Jump to content
Jdiesel

Transcoding temp drive - to SSD or to not ssd

Recommended Posts

Jdiesel

Are the benefits of using a SSD for the transcoding temp folder worth the impact on SSD drive endurance?

Share this post


Link to post
Share on other sites
Guest asrequested

I use an M.2. The amount of live tv I watch, I think it's the best option.

Share this post


Link to post
Share on other sites
Jdiesel

The warranty on my 1TB MX500 is good for 360TB written. I assume it could easily last double if not more than that meaning I could watch my entire library with transcoding multiple times and not reach that limit.

 

Not to mention with the way SSD prices are falling I wouldn't be surprised to see prices cut in half in two years time.

Share this post


Link to post
Share on other sites
Guest asrequested

NVMe drives are something else to consider.

Share this post


Link to post
Share on other sites
CBers

NVMe drives are something else to consider.

If your MB has a slot for them.

Share this post


Link to post
Share on other sites
Guest asrequested

If your MB has a slot for them.

Correct. But I suspect that jdiesel's board is modern enough, that it does.

Share this post


Link to post
Share on other sites
Spaceboy

I use a old 240gb ssd for my transcoding directory. Works well. I haven’t had to manually empty it and there’s about 2gb of temp files on it at present

Share this post


Link to post
Share on other sites
CBers

I use a old 240gb ssd for my transcoding directory. Works well. I haven’t had to manually empty it and there’s about 2gb of temp files on it at present

Is that separate to the SSD you use as a landing zone disk in DriveBender?

Share this post


Link to post
Share on other sites
Spaceboy

Is that separate to the SSD you use as a landing zone disk in DriveBender?

it is, it’s my old os disk. Using a nvme drive for the DB landing zone
  • Like 1

Share this post


Link to post
Share on other sites
Jdiesel

Correct. But I suspect that jdiesel's board is modern enough, that it does.

 

It is but it wasn't until after I purchased it that I realized my MSI board disabled some of the sata ports when a m.2 drive was attached. Unfortunately I need all the sata ports I can get my hands on for mechanical storage drives so I ended up going with a sata III 2.5" SSD instead. 

Edited by Jdiesel
  • Like 1

Share this post


Link to post
Share on other sites
Guest asrequested

It is but it wasn't until after I purchased it that I realized my MSI board disabled some of the sata ports when a m.2 drive was attached. Unfortunately I need all the sata ports I can get my hands on for mechanical storage drives so I ended up going with a sata III 2.5" SSD instead.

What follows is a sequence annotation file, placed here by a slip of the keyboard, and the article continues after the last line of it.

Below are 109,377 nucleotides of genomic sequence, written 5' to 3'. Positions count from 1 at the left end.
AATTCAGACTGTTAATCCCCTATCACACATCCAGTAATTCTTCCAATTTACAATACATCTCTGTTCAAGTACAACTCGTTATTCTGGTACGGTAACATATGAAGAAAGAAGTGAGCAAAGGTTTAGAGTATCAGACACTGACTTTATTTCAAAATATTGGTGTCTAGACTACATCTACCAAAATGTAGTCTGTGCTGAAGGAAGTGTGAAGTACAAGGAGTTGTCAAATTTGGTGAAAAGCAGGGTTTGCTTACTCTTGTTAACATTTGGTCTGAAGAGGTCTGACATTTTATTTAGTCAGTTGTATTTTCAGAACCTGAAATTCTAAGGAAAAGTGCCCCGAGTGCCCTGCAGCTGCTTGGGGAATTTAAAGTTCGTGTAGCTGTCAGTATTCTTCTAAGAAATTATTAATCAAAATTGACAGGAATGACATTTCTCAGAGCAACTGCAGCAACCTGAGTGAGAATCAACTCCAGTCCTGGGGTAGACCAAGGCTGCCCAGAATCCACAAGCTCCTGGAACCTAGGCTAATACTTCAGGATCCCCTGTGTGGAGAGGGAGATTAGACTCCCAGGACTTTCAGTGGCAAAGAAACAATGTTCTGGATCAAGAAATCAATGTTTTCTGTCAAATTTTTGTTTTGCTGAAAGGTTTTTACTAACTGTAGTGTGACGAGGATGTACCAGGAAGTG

Ah, yes, that is a consideration. Intel boards/CPUs don't have a lot channels, and if you need those SATA ports, it's a problem. This is another advantage of the Ryzen hardware. My threadripper baord/CPU has 64 channels, and 8 SATA ports. On my Intel machines, I don't require all of the SATA ports, so I can use an M.2. That said, one of my Gigabyte Intel baords has an M.2 NVMe SSD without disabling any SATA ports.

Share this post


Link to post
Share on other sites
Floflobel

Do you see a real difference in performance compared to an HDD?

Share this post


Link to post
Share on other sites
Guest asrequested

Do you see a real difference in performance compared to an HDD?

That'll vary by use case. Example: if you use a mechanical drive that turns off, then it has to spin up. Which may cause a hiccup.

 

The main reason I used a separate transcode drive, was to limit wear on my primary drive, and to always have enough space. And I chose the drive I have, because yes it's an SSD, but it's a stick that attaches to the motherboard, doesn't take up space and doesn't use cables. It was simply the best option available to me.

  • Like 1

Share this post


Link to post
Share on other sites
Floflobel

That'll vary by use case. Example: if you use a mechanical drive that turns off, then it has to spin up. Which may cause a hiccup.

 

The main reason I used a separate transcode drive, was to limit wear on my primary drive, and to always have enough space. And I chose the drive I have, because yes it's an SSD, but it's a stick that attaches to the motherboard, doesn't take up space and doesn't use cables. It was simply the best option available to me.

Thank you for the return, actually I have a SSD plugged into USB because I have more cable available.

It was used to deport these files that change often to make a full backup of my LXD container.

I will see to put it on a sata drive.

Edited by Floflobel

Share this post


Link to post
Share on other sites
Guest asrequested

Thank you for the return, actually I have a SSD plugged into USB because I have more cable available.

It was used to deport these files that change often to make a full backup of my LXD container.

I will see to put it on a sata drive.

A USB port may cause a bottle neck, depending on how many files are being transcoded.

  • Like 1

Share this post


Link to post
Share on other sites
Spaceboy

Do you see a real difference in performance compared to an HDD?

honestly, I can’t say that I can see much difference, just had a spare ssd in the pc once I’d moved my os off it so I thought I would try it

Share this post


Link to post
Share on other sites
Jason'sEmby

I definitely recommend a solid state drive for your transcoding. I have about 20 live TV streams going at one time. Not perfect yet but I'm working with awesome employees to get there.

Share this post


Link to post
Share on other sites

Create an account or sign in to comment

You need to be a member in order to leave a comment

Create an account

Sign up for a new account in our community. It's easy!

Register a new account

Sign in

Already have an account? Sign in here.

Sign In Now

×
×
  • Create New...